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Although global IPO deal activity was off to a slow start in the first half of 2023, green shoots have started to emerge across regions as the global macro environment becomes incrementally more constructive. We see potential for an uptick in global IPOs in the second half of the year, led by a robust deal environment in Asia-Pacific, and macro conditions favoring the U.S. over Europe, and Europe over the U.K.

Last month, we took a look at the state of the U.S. IPO (initial public offering) market and concluded that the conditions may finally be coming into place to spur an uptick in IPO activity in the second half of this year. As we identified here, the outlook for IPOs is dependent on several factors, including how far the central bank is away from the end of its hiking cycle, the direction of valuations, CEO confidence, and the level of IPO backlog. Building on this framework to also consider implied volatility, economic growth, and business conditions, we now explore the global state of the IPO market, assessing the current strength and outlook across regions. We conclude that while deal activity was off to a slow start in the first half of 2023, green shoots have started to emerge as the global macro picture becomes incrementally more constructive, albeit with varying trends across different regions.

Exhibit 1: 1H’23 global deal volume lowest since 2016 and 31% below historical averages

Tepid state of global IPOs over the last six months

In the first six months of this year, the global IPO market experienced a significant decline, with deal volume down 38% when compared to the same period in 2022 (Exhibit 1).1 This marked the lowest first-half deal volume since 2016, and represented a 31% drop below the historical average of the past 20 years.2 Notably, while declines were observed across all major regions there has been significant dispersion in terms of the magnitude of the declines (Exhibit 2). For instance, IPO deal volumes in Mainland China saw a comparatively moderate year-over-year decline of about 21% in the first half of 2023, while the rest of the Asia-Pacific region (APAC excluding Mainland China) faced a staggering decrease of approximately 73%.3 Europe’s IPO activity declined by 27%, but the U.K. saw a notable increase of 39%, albeit from very depressed levels in the first half of 2022.4 The U.S. exhibited a noteworthy increase in deal volume, up by an impressive 98%, but again from a low base in the first half of 2022.5

Exhibit 2: Global IPOs experience different magnitudes of decline

Which region is generating the biggest volume of IPO activity this year? Among all regions, Asia-Pacific stands out as the frontrunner in generating the largest volume of IPO activity in 2023. Notably, Mainland Chinese companies take the lead, contributing to 30% of the global deal count and an impressive 56% of the global deal volume during the first half of the year.6 Additionally, the rest of the Asia-Pacific region accounts for 48% of the global deal count, although its deal volume is relatively lower at 13%.7 Consequently, the Asia-Pacific region, as a whole, maintains its strong dominance in the global IPO activity landscape, even in spite of year-over-year (1H ‘23 vs. 2H ‘22) regional weakness.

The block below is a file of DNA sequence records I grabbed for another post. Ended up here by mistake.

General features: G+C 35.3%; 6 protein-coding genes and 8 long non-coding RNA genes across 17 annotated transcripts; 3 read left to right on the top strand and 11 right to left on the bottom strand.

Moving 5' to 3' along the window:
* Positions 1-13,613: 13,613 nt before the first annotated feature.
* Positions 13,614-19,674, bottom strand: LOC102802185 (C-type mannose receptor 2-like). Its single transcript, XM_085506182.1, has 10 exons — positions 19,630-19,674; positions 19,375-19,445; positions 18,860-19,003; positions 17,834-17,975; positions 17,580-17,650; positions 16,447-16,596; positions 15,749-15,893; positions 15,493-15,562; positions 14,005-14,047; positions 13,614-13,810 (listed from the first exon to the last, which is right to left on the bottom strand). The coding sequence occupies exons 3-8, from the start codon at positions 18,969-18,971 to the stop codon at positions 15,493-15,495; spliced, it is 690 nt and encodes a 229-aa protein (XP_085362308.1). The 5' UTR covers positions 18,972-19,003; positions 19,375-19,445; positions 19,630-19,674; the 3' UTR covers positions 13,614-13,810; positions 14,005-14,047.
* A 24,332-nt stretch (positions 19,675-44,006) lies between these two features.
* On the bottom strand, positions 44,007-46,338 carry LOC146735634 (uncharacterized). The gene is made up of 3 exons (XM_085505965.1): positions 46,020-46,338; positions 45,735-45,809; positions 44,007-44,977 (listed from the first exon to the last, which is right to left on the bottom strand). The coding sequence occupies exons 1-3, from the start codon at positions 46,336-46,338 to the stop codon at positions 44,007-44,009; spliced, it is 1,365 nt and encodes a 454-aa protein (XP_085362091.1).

Region of Exchange vs. Region of Company – An Interesting Dynamic

Interestingly, when looking at IPO activity from the perspective of the listing exchange location, rather than from the company’s country of origin, another dynamic stands out. Mainland China is attracting both the largest and greatest number of IPOs, with its exchanges hosting four of the world’s top ten largest IPOs and accounting for 52% of global deal volume in the first half of this year (Exhibit 2).8 While this is partly due to a post-COVID reopening tailwind that was delayed in Mainland China compared to the broader world, regulatory improvements in China’s Mainland capital markets have contributed to a greater desire for companies to list within the country. Recently, China has relaxed strict information disclosure regulations for public companies and removed regulations that capped price changes after an IPO.9 As a result, China’s Mainland exchange listings continue to account for a larger share of the global IPO market, potentially affecting Hong Kong listings, which have seen a decline over the prior quarters (Exhibit 3).10

Exhibit 3: China’s Mainland exchanges continue to claim larger share of global IPO market

On the other hand, U.K. exchange-listed deals made up a mere 0.1% of global deal volumes in the first half of 2023, showing a significant decline from historical trends.11 Since 2001, U.K. exchanges accounted for an average of 7.7% of global deal volume annually, and an average of 36.9% of continental Europe (defined as Europe and U.K.) deal volume annually (Exhibit 4).12

Exhibit 4: U.K. exchange-listed deals lose market share both globally and in Continental Europe

We attribute a part of that development to the broader macro drivers of IPO markets (which we detail below), but namely to the post-Brexit impact and the structural challenges posed by the U.K. regulatory framework. Specifically, the rules regarding dual-class share structures, which are commonly used by founder-led companies and other companies going public, have limited IPO activity in the country. Until the end of 2021, such structures were not allowed on the prestigious “premium” tier of the London Stock Exchange.13 Although listing rules for the premium tier have since been relaxed to allow companies with “specified weighted voting rights shares,” this alternative structure still negates many of the benefits that founders and companies seek when adopting the dual-class share structure. However, in May of this year, U.K. regulators proposed relaxing the restrictions on dual-class share structures, which could serve to reignite deal activity in the future.14